Although pedestrian accidents are by definition a mismatch–a 1,500-kilogram car versus a human being–that does not mean the motorist is automatically liable for any injuries sustained by the pedestrian. As with any personal injury claim, a court must consider the relative fault of all parties involved. A judge may, in fact, decide that the pedestrian is largely responsible for his or her own injuries due to the pedestrian’s own negligence.
A recent decision by the B.C. Court of Appeal, Vandendorpel v. Evoy, offers a helpful illustration. This personal injury case actually made its second appearance before the Court of Appeal. In a 2015 decision, the Court of Appeal held the trial judge failed to properly apply the law before deciding the pedestrian plaintiff was 100% responsible for his accident. Following that ruling, the trial court reconsidered and decided the plaintiff was only 80% at-fault. This time, the Court of Appeal decided not to disturb the trial judge’s decision.
Here is briefly what happened. The plaintiff was walking to work one morning at around 6:45 a.m. The plaintiff approached a crosswalk and pressed the button to activate the traffic signal. However, the plaintiff did not wait for the “raised hand” signal and started to cross the road. While he was in the middle of the road, he saw the defendant’s car approaching. At this point, the plaintiff “began to run directly across” the road, according to court records.
For his part, the defendant said he did not see the plaintiff in the road “until it was too late to avoid the collision.” The front of the defendant’s car hit the plaintiff’s right foot, which knocked him to the ground. The plaintiff subsequently sued the defendant for his damages arising from this collision.
As mentioned above, the trial judge initially determined the plaintiff was 100% at-fault. This conclusion was based on the judge’s finding the plaintiff “breached statutory and common law duties imposed on him as a pedestrian.” This included the plaintiff’s failure to obey pedestrian traffic control signals, failing to keep a proper lookout for cars, and failing “to take precautions when there was an apparent hazard by sprinting across the [defendant’s vehicle’s] path rather than retreating.” Simultaneously, the judge also determined that the defendant did not breach of any his statutory duties as a driver.
On this latter point, the Court of Appeal disagreed. In its 2015 decision, the appellate court identified a number of statutory duties the defendant may have breached, including whether he was traveling above the posted speed limit at the time of the accident. The Court of Appeal therefore directed the trial judge to reconsider the evidence and reassess the comparative fault of both parties.
After a second hearing, the trial court did in fact determine that the defendant was speeding. The applicable speed limit was 50 km/hour. Based on expert testimony, however, the court found the defendant was actually travelling at around 55 km/hour. That said, the judge held that the defendant’s speeding did not outweigh the plaintiff’s reckless conduct as a pedestrian. Accordingly, the revised judgment found the defendant only 20% liable for the accident and the plaintiff’s injuries.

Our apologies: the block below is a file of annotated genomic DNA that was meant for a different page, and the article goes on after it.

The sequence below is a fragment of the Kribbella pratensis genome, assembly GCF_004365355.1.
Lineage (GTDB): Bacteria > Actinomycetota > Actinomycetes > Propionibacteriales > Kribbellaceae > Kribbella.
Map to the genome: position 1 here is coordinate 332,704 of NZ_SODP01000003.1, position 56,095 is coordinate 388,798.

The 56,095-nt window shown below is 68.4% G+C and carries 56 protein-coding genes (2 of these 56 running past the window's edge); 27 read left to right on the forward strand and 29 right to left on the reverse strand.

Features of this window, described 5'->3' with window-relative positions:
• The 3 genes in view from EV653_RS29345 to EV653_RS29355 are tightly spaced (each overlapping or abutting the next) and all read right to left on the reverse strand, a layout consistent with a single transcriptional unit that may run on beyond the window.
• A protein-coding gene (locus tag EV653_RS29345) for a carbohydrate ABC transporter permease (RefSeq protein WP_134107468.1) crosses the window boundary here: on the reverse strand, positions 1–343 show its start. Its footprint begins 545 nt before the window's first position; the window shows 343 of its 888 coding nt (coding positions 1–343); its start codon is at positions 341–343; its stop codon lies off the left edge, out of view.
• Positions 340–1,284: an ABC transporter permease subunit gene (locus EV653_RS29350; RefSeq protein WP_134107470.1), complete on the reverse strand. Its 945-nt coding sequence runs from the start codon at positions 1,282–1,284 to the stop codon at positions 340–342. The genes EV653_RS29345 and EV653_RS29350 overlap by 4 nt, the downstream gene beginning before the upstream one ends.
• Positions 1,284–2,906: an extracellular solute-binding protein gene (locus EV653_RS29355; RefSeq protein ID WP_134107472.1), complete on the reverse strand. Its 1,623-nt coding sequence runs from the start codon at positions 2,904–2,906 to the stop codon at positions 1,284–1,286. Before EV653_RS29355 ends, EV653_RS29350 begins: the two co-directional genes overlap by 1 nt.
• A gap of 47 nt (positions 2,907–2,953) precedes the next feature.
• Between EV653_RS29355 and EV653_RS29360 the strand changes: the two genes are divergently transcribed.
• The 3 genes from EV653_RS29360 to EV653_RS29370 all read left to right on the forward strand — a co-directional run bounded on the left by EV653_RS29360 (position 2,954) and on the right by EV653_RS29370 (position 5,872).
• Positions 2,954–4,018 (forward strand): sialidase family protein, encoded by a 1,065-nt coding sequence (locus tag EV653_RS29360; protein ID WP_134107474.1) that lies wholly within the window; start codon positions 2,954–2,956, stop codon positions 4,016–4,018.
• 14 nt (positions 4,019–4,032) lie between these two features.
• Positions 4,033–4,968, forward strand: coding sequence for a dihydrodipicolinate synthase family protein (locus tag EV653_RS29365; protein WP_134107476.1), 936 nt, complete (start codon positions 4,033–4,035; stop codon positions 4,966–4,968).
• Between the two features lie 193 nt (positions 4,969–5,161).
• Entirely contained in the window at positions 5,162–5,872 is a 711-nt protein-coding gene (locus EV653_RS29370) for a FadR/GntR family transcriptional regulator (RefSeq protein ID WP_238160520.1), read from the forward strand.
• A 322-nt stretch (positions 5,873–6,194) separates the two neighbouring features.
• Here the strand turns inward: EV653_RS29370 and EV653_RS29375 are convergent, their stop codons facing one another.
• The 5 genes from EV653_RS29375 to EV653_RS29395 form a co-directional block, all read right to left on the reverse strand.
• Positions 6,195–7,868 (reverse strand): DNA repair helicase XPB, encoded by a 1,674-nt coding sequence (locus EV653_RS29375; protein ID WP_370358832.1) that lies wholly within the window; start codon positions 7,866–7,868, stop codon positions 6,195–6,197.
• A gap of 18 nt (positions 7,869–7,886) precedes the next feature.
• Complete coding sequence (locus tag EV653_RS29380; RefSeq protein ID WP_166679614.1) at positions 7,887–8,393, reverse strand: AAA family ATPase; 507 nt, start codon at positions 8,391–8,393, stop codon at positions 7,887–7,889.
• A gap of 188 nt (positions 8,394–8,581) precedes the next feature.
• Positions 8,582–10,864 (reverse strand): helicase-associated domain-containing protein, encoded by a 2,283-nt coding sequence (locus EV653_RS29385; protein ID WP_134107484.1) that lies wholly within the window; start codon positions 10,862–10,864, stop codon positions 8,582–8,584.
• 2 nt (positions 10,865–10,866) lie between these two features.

To go into more detail, the trial judge noted that while both sides “failed in their respective duties of care” under B.C. law, the plaintiff’s failure was more egregious. The judge reiterated the plaintiff was “dressed in dark clothing, including a dark hooded pullover that was zipped up to the top.” None of the clothing had “light reflective qualities,” which would have made it easier for a motorist–including the defendant–to spot the plaintiff in the middle of the road. And while wearing dark clothing alone is not negligent, this had to be looked at in combination with the fact the plaintiff was also “wearing headphones and listening to music  that reduced his ability to hear any oncoming traffic,” while attempting to cross a five-lane highway in the early morning hours. And as noted earlier, the plaintiff did not wait for a clear traffic signal before proceeding into the intersection initially.
The judge also pointed out that the headlights from the defendant’s vehicle “would have been visible from at least 100 metres away.” The fact the plaintiff did not see the car before it hit him strongly suggested he failed to keep a lookout for vehicles. Given all these factors, the trial judge concluded that the plaintiff showed a “reckless disregard for his duties as a pedestrian on the roadway,” which outweighed the “minimal” speeding of the defendant.
The Court of Appeal said that during this second hearing, the trial judge “considered and applied each statutory duty” within the boundaries of the law. The plaintiff may have been dissatisfied with the result, but he was not entitled to “reargue his case” on appeal. And given the facts, the trial court’s apportionment of fault was not “grossly disproportionate” to what has been established in prior B.C. cases.
If there is one takeaway from this case, it’s that you cannot presume that just because you are a pedestrian, you are free to act recklessly when crossing a street. The law imposes certain duties on drivers and pedestrians alike. So, when you are out walking, keep these basic tips in mind:
Of course, if you are in an accident, you should still seek qualified legal advice from a Vancouver personal injury lawyer. Contact the Preszler Law Firm today if you have been involved in a motor vehicle or pedestrian accident and need immediate assistance.